How To Evict A Tenant

Eviction NoticeNo property owner ever gets into real estate wanting to go through the eviction process, but sometimes it is the best way to solve a problem and protect your investment property. Learn when evicting a tenant might be your best option and how to evict a tenant legally.

When to Evict a Tenant

You must have a legitimate reason for evicting a tenant, such as failure to pay rent or violation of the terms of the lease.

If a tenant damages the property, ignores rules regarding smoking, subletting or pets, or creates a safety hazard, you have cause to evict.

Legally, you must be able to prove the renter did something wrong. This is where a strong lease comes into play: It’s much easier to evict a tenant if you have a good lease that clearly outlines what tenants may or may not do, when rent is due, and what will happen if a tenant ignores the lease.

Assuming you have a valid lease agreement, you can evict tenants once they break the lease or fail to pay rent on time. Decide if it’s worth initiating an eviction over something. A renter who usually pays on time and is considerate may not need to be evicted over one late payment, whereas a chronically late renter may need to go.

What Happens in the Eviction Process

Even if tenants owe you money, you cannot evict them without going through the proper legal channels. Nor can you harass tenants, change the locks, or move their possessions. If you undertake one of these actions out of spite, it could invalidate your eviction.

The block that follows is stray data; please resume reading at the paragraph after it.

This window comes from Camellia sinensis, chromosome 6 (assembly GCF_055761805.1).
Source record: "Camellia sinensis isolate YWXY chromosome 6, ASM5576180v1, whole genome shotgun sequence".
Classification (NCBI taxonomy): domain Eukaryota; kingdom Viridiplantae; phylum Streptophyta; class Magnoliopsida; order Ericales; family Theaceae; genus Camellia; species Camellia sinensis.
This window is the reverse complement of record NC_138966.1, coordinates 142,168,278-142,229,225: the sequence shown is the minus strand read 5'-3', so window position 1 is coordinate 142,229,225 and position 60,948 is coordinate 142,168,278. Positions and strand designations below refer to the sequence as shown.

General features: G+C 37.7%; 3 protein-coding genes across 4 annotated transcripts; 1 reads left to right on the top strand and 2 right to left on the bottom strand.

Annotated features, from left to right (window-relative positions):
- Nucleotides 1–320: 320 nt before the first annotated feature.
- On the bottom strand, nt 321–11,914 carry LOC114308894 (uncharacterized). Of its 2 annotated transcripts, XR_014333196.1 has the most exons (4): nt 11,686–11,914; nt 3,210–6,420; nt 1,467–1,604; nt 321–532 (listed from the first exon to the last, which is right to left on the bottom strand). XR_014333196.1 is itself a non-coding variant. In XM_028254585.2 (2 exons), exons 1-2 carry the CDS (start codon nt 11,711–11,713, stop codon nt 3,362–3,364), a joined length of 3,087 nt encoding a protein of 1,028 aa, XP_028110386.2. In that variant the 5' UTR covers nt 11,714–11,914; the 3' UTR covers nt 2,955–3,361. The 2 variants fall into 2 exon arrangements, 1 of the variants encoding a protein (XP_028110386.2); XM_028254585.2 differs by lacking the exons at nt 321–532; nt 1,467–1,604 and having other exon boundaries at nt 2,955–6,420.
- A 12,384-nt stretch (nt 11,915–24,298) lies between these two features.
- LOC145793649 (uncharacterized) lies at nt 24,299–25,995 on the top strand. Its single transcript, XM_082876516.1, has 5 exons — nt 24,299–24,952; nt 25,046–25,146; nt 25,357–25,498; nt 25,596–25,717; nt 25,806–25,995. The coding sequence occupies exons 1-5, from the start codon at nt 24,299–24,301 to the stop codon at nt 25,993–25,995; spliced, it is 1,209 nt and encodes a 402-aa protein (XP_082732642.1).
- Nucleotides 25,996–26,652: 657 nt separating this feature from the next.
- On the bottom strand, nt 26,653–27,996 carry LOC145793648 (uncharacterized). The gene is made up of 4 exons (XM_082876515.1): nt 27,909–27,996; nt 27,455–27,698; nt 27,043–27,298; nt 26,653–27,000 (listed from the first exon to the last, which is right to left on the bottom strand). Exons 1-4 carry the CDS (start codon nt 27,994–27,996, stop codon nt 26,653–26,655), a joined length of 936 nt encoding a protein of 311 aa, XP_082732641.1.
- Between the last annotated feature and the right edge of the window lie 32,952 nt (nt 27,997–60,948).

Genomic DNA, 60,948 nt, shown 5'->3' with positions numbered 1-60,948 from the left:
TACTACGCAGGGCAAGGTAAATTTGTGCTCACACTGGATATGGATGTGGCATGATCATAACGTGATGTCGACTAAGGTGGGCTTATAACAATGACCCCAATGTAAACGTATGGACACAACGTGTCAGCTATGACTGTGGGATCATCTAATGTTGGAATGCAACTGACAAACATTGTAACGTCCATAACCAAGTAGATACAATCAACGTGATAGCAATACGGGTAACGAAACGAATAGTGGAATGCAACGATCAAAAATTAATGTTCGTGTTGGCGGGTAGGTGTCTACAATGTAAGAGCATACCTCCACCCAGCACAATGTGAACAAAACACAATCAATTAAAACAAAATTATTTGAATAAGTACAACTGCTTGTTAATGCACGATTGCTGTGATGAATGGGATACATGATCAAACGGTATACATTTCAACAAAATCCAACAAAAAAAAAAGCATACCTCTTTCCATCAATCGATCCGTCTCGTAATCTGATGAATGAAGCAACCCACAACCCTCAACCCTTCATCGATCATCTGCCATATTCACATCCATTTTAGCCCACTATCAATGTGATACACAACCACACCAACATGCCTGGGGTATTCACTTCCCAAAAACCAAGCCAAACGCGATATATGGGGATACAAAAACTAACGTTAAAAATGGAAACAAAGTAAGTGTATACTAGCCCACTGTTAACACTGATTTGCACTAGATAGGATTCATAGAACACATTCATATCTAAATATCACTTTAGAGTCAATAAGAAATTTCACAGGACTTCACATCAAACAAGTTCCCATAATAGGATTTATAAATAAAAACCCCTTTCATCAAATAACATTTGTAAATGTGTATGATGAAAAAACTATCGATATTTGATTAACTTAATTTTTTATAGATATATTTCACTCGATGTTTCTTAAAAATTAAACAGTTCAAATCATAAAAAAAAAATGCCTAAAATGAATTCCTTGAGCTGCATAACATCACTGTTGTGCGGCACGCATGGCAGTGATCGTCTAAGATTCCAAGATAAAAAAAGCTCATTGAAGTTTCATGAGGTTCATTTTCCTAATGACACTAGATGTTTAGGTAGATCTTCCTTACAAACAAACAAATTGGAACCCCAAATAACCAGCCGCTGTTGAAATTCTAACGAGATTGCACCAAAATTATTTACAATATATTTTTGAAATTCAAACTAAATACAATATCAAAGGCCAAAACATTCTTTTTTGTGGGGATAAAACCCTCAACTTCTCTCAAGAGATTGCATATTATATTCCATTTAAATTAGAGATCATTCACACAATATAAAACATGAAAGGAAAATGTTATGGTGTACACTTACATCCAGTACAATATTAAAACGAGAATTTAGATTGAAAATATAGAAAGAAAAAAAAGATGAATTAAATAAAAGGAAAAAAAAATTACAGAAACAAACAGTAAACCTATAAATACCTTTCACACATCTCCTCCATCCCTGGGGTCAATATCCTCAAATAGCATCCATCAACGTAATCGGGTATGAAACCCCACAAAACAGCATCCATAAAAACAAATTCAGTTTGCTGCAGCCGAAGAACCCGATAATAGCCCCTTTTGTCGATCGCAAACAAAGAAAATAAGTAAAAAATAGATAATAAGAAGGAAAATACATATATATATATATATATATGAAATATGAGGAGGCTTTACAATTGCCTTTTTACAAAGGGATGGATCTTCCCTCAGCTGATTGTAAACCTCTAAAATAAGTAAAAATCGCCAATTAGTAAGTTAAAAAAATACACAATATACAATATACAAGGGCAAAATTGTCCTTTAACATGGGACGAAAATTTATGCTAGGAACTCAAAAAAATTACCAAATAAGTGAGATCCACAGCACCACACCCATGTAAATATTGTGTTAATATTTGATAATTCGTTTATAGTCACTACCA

An eviction notice informs tenants that you’ll be evicting them, thus kick-starting the legal process. Since you’ll need proof that you served the notice of eviction to the tenant, it’s advisable to tape a notice to the apartment door and send a second copy of the notice via certified mail.

The eviction notice states the grounds for eviction (i.e., past-due rent) and any action the tenant can take to avoid eviction (such as paying back-due rent by a given date). Before you serve tenants with an eviction notice, check your state’s laws. States typically have a waiting period between serving tenants and filing a lawsuit.

Once the waiting period passes, you can retain a landlord-tenant lawyer and file for eviction. If the renter fails to show up in court, you’ll be granted the eviction. A judge will set a date by which the tenant must move out; if the tenant is not gone by that date, you can hire the local sheriff to forcibly evict him or her. If the tenant disputes the claim, a lawsuit can drag on for several months before a judge makes a determination.

While the formal eviction process is time consuming, it must be followed. As a best practice, download an eviction notice that was reviewed by independent attorneys, and retain a lawyer if a tenant does not respond to your eviction notice.

Download an Eviction Notice Today

At American Apartment Owners Association, we provide free and low-cost forms for landlords that are reviewed for accuracy and legality by a team of landlord-tenant attorneys to help property owners comply with eviction laws. To get your landlord forms at the lowest price, become an American Apartment Owners Association member today.

Disclaimer: The information provided herein is for advisory purposes only and AAOA takes no responsibility for its accuracy. AAOA recommends you consult with an attorney familiar with current federal, state and local laws.